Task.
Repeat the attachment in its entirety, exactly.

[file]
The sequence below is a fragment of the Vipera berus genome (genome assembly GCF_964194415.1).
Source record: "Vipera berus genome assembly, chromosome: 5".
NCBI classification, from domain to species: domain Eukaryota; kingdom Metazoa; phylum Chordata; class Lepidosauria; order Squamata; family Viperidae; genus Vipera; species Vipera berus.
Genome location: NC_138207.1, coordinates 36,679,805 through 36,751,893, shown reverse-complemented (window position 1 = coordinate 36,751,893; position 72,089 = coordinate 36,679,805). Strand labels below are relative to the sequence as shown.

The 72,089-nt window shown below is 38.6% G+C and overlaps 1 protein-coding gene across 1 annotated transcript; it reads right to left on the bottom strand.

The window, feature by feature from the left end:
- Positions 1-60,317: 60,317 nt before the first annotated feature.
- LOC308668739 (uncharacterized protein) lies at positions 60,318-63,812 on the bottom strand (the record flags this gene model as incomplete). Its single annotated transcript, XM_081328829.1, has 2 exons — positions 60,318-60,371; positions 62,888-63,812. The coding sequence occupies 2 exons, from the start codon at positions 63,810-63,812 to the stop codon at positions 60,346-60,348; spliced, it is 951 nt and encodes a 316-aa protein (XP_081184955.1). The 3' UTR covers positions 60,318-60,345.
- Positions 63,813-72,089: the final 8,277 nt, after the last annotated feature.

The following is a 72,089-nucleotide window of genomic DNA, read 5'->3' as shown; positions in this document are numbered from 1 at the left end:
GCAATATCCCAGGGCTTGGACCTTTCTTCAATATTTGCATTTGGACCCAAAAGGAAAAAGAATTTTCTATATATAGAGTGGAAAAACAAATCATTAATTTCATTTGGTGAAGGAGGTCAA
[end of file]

The sequence below is a fragment of the Vipera berus genome (genome assembly GCF_964194415.1).
Source record: "Vipera berus genome assembly, chromosome: 5".
NCBI classification, from domain to species: domain Eukaryota; kingdom Metazoa; phylum Chordata; class Lepidosauria; order Squamata; family Viperidae; genus Vipera; species Vipera berus.
Genome location: NC_138207.1, coordinates 36,679,805 through 36,751,893, shown reverse-complemented (window position 1 = coordinate 36,751,893; position 72,089 = coordinate 36,679,805). Strand labels below are relative to the sequence as shown.

The 72,089-nt window shown below is 38.6% G+C and overlaps 1 protein-coding gene across 1 annotated transcript; it reads right to left on the bottom strand.

The window, feature by feature from the left end:
- Positions 1-60,317: 60,317 nt before the first annotated feature.
- LOC308668739 (uncharacterized protein) lies at positions 60,318-63,812 on the bottom strand (the record flags this gene model as incomplete). Its single annotated transcript, XM_081328829.1, has 2 exons — positions 60,318-60,371; positions 62,888-63,812. The coding sequence occupies 2 exons, from the start codon at positions 63,810-63,812 to the stop codon at positions 60,346-60,348; spliced, it is 951 nt and encodes a 316-aa protein (XP_081184955.1). The 3' UTR covers positions 60,318-60,345.
- Positions 63,813-72,089: the final 8,277 nt, after the last annotated feature.

The following is a 72,089-nucleotide window of genomic DNA, read 5'->3' as shown; positions in this document are numbered from 1 at the left end:
GCAATATCCCAGGGCTTGGACCTTTCTTCAATATTTGCATTTGGACCCAAAAGGAAAAAGAATTTTCTATATATAGAGTGGAAAAACAAATCATTAATTTCATTTGGTGAAGGAGGTCAA